- Количество слайдов: 12
Action: Map forest disturbance (harvest, insect damage, storm damage, fire, etc) across a Landsat frame (timing, intensity, location) for 1984 -2005 Biomass Atmospheric source Regrowth Dominated Disturbance rate -> Forest age -> Carbon Flux Disturbance Dominated Balanced area histograms Why? Interested in knowing forest carbon flux for North America, and how it is changing Carbon Consequences Biologic C Flux
Spatial Sample of US Disturbance ~25 Sample Sites Annual or Biennial Image Time Series (1972 -2004) Disturbance history / stand age
I. II. 1. 2. 3. 4. Search for leaf-on, cloud-free annual images for a given location; optimize scene selection for anniversary dates. Need to balance: - cloud avoidance - seasonality - data quality (e. g. L 7 vs L 5) - year selection II. Download/buy data (Landsat-7 data now free; Landsat-5 by end of year)
III. Orthorectify images to map base using GLS data set and SRTM digital topography; clip images to common X-Y spatial domain - image-image registration essential; orthorectification desirable (facilitates GIS integration with other data) IV. Calibrate each image to radiance, and apply atmospheric correction to convert images to surface reflectance - not essential for change detection, but useful for additional studies (e. g. integration with other sensor data; canopy reflectance modeling)
Landsat 1 Gs (2)
Atmospheric Correction 1990’s Landsat-5 mosaic TOA reflectance Surface reflectance 100 km BOREAS Study Region 100 km
V. Find a sample of “mature” forest in each scene either by visual inspection or automated histogram thresholding; obtain mean reflectance and standard deviation for this set of pixels, for each scene VI. Calculate per-pixel “Forestness Index” for each reflectance image according to: FI = 1/n * S [(ri – rmf_mean) / rmf_stdev] Where ri is the reflectance for band i (from 1, n), and rmf_mean, _stdev are the mean and standard deviations of the mature forest band for that image.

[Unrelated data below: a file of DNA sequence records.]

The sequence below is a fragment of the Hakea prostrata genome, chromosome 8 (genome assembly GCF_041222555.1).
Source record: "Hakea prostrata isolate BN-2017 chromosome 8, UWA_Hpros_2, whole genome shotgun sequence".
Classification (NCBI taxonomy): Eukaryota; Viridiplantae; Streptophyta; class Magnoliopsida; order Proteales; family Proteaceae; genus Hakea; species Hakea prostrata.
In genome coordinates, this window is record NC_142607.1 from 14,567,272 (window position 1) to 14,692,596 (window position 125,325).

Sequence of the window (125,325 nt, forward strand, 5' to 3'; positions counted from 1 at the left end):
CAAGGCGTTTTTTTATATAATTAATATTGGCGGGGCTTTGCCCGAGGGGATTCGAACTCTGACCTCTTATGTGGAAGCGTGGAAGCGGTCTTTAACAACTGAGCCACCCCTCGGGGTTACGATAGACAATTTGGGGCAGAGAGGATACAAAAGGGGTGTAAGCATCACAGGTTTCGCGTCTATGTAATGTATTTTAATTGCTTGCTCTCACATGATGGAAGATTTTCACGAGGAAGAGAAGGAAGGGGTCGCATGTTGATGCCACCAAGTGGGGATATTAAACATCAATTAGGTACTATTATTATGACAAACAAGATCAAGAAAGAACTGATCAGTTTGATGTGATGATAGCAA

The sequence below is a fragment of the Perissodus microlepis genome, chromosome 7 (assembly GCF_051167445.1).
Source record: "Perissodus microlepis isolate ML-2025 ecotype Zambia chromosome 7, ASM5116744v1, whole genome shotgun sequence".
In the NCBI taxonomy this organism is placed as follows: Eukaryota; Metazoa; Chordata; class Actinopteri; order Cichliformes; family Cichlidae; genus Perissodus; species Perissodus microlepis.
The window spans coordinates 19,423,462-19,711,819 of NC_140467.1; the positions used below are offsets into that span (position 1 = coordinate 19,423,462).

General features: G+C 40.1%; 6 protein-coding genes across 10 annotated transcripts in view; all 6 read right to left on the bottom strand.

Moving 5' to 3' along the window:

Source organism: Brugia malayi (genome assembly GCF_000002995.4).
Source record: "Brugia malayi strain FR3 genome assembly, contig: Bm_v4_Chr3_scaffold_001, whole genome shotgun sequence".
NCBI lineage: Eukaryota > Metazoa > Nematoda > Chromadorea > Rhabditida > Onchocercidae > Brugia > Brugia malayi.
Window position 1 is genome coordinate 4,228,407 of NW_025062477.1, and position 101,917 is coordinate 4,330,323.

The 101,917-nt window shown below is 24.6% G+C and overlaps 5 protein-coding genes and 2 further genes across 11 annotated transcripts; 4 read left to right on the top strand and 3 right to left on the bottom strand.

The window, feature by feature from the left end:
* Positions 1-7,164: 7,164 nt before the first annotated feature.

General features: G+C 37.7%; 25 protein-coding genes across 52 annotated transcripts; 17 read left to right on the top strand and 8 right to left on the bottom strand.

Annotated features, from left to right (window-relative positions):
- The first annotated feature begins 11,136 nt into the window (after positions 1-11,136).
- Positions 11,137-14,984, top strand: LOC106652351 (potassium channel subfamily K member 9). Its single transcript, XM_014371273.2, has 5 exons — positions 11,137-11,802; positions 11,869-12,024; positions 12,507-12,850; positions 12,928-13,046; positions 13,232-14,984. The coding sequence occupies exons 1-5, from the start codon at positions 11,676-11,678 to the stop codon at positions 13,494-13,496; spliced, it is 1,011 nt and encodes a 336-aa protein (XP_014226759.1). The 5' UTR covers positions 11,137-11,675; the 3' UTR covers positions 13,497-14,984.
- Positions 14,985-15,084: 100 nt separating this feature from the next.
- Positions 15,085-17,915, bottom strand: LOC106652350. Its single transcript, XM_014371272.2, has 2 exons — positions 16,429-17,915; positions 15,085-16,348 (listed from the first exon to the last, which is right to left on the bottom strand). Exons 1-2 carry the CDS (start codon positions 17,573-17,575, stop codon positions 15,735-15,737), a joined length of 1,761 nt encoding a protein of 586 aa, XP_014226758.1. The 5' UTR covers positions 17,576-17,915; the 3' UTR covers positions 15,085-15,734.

Time Trajectories of Forestness Index Indicate Forest Dynamics (b) Disturbance Forestness index (a) Permanent forest Year index (19 xx) (c) Thinning (d) Aforestation (e) Permanent non-forest
VII Use rule-based system and thresholds to identify disturbance events (e. g. “if FI increases > 8 and stays >6 for at least three consecutive years, then mark Year 1 as disturbance”). - agriculture identified by frequent large changes in FI value - clouds can be identified as large “single event” changes in FI VIII. Filter maps using sieve filter to remove speckle (single pixel changes).
Fig. 1. (a) Location of samples selected across the conterminous United States, where biennial time series stacks of Landsat images (LTSS) were acquired analyzed to map forest disturbance over the past three decades. The background forest group map shows that most of the forest groups in the United States have been represented by the samples. (b) An example disturbance map developed using the LTSS in a 28. 5 -kilometersquare area south of Lake Moultrie in South Carolina. Persisting forest, nonforest, and water are shown in green, gray, and blue, respectively. All other colors represent changes mapped in different years. (c) Percent of forest land disturbed annually, calculated according to the derived disturbance map for the entire South Carolina Landsat scene.